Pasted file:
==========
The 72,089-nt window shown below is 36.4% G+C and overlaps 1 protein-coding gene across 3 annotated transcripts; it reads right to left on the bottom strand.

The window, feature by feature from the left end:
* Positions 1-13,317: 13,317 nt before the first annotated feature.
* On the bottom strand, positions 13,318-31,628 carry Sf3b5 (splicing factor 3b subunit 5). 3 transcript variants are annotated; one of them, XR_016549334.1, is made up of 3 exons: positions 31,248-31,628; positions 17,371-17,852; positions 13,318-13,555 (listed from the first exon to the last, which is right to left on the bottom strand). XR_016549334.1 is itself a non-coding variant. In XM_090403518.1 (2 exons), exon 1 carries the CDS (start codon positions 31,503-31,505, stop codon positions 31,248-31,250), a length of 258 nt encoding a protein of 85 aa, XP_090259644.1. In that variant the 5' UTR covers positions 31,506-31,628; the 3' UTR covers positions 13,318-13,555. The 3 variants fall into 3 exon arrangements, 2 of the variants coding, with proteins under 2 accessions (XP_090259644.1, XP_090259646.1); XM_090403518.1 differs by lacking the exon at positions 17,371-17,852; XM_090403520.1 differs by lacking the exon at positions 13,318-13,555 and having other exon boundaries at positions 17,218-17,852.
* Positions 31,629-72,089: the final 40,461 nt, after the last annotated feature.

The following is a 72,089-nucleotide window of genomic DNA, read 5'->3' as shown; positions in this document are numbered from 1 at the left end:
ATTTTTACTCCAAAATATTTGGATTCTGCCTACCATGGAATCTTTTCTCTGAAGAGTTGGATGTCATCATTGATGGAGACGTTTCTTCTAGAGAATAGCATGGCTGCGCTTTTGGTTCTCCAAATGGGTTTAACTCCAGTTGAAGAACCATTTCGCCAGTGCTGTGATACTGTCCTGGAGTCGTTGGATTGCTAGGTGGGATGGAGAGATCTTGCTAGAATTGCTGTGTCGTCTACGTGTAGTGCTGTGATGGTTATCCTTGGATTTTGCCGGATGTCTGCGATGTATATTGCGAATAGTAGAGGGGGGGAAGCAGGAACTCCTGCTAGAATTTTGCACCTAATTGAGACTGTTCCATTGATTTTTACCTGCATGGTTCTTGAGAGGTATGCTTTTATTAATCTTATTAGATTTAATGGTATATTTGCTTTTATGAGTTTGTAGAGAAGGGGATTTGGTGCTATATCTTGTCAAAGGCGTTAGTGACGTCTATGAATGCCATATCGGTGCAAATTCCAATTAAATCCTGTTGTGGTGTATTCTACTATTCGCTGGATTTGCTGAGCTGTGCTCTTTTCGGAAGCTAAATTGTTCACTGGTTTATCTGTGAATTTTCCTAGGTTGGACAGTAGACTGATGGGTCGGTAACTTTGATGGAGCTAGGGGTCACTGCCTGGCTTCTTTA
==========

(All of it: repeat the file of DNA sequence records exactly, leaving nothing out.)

The 72,089-nt window shown below is 36.4% G+C and overlaps 1 protein-coding gene across 3 annotated transcripts; it reads right to left on the bottom strand.

The window, feature by feature from the left end:
* Positions 1-13,317: 13,317 nt before the first annotated feature.
* On the bottom strand, positions 13,318-31,628 carry Sf3b5 (splicing factor 3b subunit 5). 3 transcript variants are annotated; one of them, XR_016549334.1, is made up of 3 exons: positions 31,248-31,628; positions 17,371-17,852; positions 13,318-13,555 (listed from the first exon to the last, which is right to left on the bottom strand). XR_016549334.1 is itself a non-coding variant. In XM_090403518.1 (2 exons), exon 1 carries the CDS (start codon positions 31,503-31,505, stop codon positions 31,248-31,250), a length of 258 nt encoding a protein of 85 aa, XP_090259644.1. In that variant the 5' UTR covers positions 31,506-31,628; the 3' UTR covers positions 13,318-13,555. The 3 variants fall into 3 exon arrangements, 2 of the variants coding, with proteins under 2 accessions (XP_090259644.1, XP_090259646.1); XM_090403518.1 differs by lacking the exon at positions 17,371-17,852; XM_090403520.1 differs by lacking the exon at positions 13,318-13,555 and having other exon boundaries at positions 17,218-17,852.
* Positions 31,629-72,089: the final 40,461 nt, after the last annotated feature.

The following is a 72,089-nucleotide window of genomic DNA, read 5'->3' as shown; positions in this document are numbered from 1 at the left end:
ATTTTTACTCCAAAATATTTGGATTCTGCCTACCATGGAATCTTTTCTCTGAAGAGTTGGATGTCATCATTGATGGAGACGTTTCTTCTAGAGAATAGCATGGCTGCGCTTTTGGTTCTCCAAATGGGTTTAACTCCAGTTGAAGAACCATTTCGCCAGTGCTGTGATACTGTCCTGGAGTCGTTGGATTGCTAGGTGGGATGGAGAGATCTTGCTAGAATTGCTGTGTCGTCTACGTGTAGTGCTGTGATGGTTATCCTTGGATTTTGCCGGATGTCTGCGATGTATATTGCGAATAGTAGAGGGGGGGAAGCAGGAACTCCTGCTAGAATTTTGCACCTAATTGAGACTGTTCCATTGATTTTTACCTGCATGGTTCTTGAGAGGTATGCTTTTATTAATCTTATTAGATTTAATGGTATATTTGCTTTTATGAGTTTGTAGAGAAGGGGATTTGGTGCTATATCTTGTCAAAGGCGTTAGTGACGTCTATGAATGCCATATCGGTGCAAATTCCAATTAAATCCTGTTGTGGTGTATTCTACTATTCGCTGGATTTGCTGAGCTGTGCTCTTTTCGGAAGCTAAATTGTTCACTGGTTTATCTGTGAATTTTCCTAGGTTGGACAGTAGACTGATGGGTCGGTAACTTTGATGGAGCTAGGGGTCACTGCCTGGCTTCTTTA